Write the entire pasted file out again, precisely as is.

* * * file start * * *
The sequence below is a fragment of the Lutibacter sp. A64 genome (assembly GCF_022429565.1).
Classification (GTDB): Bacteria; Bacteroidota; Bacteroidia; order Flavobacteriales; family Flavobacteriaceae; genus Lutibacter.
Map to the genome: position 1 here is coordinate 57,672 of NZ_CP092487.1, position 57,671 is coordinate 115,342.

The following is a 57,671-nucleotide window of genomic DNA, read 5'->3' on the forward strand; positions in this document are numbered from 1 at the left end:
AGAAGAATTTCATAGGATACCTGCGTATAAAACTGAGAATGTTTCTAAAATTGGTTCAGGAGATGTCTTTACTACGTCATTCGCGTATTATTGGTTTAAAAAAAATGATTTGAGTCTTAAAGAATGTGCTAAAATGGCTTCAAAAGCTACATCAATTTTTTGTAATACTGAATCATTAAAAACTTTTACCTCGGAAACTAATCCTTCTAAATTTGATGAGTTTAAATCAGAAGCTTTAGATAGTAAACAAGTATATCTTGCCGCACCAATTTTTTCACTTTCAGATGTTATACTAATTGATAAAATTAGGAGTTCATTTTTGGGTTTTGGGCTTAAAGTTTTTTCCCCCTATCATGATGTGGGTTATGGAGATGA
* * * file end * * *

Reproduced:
The sequence below is a fragment of the Lutibacter sp. A64 genome (assembly GCF_022429565.1).
Classification (GTDB): Bacteria; Bacteroidota; Bacteroidia; order Flavobacteriales; family Flavobacteriaceae; genus Lutibacter.
Map to the genome: position 1 here is coordinate 57,672 of NZ_CP092487.1, position 57,671 is coordinate 115,342.

The following is a 57,671-nucleotide window of genomic DNA, read 5'->3' on the forward strand; positions in this document are numbered from 1 at the left end:
AGAAGAATTTCATAGGATACCTGCGTATAAAACTGAGAATGTTTCTAAAATTGGTTCAGGAGATGTCTTTACTACGTCATTCGCGTATTATTGGTTTAAAAAAAATGATTTGAGTCTTAAAGAATGTGCTAAAATGGCTTCAAAAGCTACATCAATTTTTTGTAATACTGAATCATTAAAAACTTTTACCTCGGAAACTAATCCTTCTAAATTTGATGAGTTTAAATCAGAAGCTTTAGATAGTAAACAAGTATATCTTGCCGCACCAATTTTTTCACTTTCAGATGTTATACTAATTGATAAAATTAGGAGTTCATTTTTGGGTTTTGGGCTTAAAGTTTTTTCCCCCTATCATGATGTGGGTTATGGAGATGA